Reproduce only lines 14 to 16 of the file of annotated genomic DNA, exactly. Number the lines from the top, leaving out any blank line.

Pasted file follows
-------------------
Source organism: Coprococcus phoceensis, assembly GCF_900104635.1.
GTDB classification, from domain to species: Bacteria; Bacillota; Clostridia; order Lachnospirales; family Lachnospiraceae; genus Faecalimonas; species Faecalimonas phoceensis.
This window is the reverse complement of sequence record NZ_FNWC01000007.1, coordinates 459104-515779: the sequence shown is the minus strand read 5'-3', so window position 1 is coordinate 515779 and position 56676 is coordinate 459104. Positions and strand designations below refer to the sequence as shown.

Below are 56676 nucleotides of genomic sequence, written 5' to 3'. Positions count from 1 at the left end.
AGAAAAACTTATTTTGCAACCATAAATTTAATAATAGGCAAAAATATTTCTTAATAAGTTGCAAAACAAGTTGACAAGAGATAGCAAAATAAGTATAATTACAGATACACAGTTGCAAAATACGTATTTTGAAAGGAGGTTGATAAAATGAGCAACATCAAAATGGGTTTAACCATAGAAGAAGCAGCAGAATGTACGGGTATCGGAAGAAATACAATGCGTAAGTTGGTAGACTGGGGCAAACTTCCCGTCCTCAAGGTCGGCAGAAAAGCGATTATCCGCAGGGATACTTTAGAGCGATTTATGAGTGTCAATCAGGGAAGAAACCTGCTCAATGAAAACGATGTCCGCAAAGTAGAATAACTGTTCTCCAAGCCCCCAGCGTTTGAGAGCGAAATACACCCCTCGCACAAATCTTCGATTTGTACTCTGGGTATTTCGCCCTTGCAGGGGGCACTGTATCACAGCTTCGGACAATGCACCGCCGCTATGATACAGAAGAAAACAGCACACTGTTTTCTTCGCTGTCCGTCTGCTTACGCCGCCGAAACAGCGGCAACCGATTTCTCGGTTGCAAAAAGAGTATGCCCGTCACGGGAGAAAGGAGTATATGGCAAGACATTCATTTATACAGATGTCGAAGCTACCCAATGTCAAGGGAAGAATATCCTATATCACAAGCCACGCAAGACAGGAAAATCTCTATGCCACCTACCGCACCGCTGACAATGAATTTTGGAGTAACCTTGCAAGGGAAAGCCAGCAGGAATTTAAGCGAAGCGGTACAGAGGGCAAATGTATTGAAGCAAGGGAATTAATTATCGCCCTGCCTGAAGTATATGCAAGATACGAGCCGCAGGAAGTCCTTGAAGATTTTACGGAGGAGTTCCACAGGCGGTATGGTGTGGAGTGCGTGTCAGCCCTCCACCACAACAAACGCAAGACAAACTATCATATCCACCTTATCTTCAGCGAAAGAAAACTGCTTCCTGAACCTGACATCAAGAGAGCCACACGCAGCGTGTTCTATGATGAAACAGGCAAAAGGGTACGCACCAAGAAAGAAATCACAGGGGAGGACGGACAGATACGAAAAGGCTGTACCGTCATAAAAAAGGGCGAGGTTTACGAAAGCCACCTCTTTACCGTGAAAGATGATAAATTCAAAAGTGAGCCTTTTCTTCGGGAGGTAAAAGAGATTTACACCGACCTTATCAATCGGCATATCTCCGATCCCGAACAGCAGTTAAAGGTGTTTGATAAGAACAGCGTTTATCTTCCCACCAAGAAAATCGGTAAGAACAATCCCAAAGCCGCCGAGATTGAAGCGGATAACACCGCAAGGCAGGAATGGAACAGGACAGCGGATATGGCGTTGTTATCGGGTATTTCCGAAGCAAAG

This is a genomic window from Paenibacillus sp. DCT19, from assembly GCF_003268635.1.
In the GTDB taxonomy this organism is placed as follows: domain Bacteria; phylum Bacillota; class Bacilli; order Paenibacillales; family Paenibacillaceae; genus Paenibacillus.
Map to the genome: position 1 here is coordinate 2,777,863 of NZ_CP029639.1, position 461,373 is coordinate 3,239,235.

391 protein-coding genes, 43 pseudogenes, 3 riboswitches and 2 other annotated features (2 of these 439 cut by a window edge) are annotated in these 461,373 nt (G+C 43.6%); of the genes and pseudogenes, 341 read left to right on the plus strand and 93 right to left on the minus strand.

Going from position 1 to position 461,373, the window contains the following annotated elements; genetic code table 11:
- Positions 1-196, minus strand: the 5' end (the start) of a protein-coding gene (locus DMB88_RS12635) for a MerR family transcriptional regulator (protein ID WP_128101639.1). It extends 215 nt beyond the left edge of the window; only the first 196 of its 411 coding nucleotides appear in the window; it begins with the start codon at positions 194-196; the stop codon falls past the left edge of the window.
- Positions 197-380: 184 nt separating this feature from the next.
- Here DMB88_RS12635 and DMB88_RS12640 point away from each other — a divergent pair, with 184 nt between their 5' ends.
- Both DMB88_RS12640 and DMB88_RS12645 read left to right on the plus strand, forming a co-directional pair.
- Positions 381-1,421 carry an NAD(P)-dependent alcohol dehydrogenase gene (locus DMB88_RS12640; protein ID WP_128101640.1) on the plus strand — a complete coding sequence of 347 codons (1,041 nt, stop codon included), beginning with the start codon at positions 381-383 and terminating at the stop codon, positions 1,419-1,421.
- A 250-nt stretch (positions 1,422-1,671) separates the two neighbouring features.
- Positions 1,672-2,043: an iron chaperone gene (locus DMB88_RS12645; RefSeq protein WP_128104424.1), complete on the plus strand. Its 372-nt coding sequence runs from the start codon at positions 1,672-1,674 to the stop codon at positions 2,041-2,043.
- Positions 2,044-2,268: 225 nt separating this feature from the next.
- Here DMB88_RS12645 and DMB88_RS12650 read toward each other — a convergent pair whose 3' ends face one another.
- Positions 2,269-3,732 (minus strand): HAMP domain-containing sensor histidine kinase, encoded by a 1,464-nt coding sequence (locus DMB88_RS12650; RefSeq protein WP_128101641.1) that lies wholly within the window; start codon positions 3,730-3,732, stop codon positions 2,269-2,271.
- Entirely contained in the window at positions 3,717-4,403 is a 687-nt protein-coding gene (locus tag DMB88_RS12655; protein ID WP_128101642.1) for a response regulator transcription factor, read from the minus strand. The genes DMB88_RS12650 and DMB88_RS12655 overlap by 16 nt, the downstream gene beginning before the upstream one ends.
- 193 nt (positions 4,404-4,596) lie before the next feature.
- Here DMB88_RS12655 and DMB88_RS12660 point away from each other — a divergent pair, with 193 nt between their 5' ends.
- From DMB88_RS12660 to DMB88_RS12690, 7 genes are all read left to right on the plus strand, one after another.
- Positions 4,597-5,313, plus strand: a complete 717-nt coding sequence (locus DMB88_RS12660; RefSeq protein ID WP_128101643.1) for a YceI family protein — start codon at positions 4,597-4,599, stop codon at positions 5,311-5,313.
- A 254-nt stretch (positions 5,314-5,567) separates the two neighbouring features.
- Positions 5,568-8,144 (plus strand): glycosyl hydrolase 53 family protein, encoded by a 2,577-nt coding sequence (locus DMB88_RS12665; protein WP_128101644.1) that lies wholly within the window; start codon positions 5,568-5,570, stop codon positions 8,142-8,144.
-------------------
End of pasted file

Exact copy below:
- Both DMB88_RS12640 and DMB88_RS12645 read left to right on the plus strand, forming a co-directional pair.
- Positions 381-1,421 carry an NAD(P)-dependent alcohol dehydrogenase gene (locus DMB88_RS12640; protein ID WP_128101640.1) on the plus strand — a complete coding sequence of 347 codons (1,041 nt, stop codon included), beginning with the start codon at positions 381-383 and terminating at the stop codon, positions 1,419-1,421.
- A 250-nt stretch (positions 1,422-1,671) separates the two neighbouring features.